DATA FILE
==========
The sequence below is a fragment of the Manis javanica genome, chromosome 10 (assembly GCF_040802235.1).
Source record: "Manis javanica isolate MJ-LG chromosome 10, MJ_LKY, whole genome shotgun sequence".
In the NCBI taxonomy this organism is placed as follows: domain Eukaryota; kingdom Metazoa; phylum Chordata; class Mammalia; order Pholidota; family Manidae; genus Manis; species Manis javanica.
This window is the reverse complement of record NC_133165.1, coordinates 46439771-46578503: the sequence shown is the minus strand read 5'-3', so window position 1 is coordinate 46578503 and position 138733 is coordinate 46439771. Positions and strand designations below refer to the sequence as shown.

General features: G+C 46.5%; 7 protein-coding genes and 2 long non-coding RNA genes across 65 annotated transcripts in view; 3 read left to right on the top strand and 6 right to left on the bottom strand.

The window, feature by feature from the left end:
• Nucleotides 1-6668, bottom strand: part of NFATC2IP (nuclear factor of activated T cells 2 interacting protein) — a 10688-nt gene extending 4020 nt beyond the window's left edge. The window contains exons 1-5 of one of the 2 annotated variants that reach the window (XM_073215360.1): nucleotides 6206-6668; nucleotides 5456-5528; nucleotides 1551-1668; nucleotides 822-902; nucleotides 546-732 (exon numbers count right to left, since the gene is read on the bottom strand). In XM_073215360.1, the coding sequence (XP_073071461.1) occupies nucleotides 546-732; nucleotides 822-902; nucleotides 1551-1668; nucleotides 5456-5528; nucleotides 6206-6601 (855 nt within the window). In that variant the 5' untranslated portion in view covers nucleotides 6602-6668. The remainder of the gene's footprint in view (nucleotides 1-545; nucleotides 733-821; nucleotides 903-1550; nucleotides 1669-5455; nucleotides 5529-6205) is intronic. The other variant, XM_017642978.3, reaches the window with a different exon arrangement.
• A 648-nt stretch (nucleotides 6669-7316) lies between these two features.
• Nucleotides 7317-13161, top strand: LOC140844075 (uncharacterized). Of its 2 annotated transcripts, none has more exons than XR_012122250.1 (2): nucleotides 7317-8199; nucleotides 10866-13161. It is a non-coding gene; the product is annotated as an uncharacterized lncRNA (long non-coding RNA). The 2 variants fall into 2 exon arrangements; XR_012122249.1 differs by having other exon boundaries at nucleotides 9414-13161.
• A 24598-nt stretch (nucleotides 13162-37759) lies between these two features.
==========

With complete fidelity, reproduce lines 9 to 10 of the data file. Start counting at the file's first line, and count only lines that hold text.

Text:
• Nucleotides 7317-13161, top strand: LOC140844075 (uncharacterized). Of its 2 annotated transcripts, none has more exons than XR_012122250.1 (2): nucleotides 7317-8199; nucleotides 10866-13161. It is a non-coding gene; the product is annotated as an uncharacterized lncRNA (long non-coding RNA). The 2 variants fall into 2 exon arrangements; XR_012122249.1 differs by having other exon boundaries at nucleotides 9414-13161.
• A 24598-nt stretch (nucleotides 13162-37759) lies between these two features.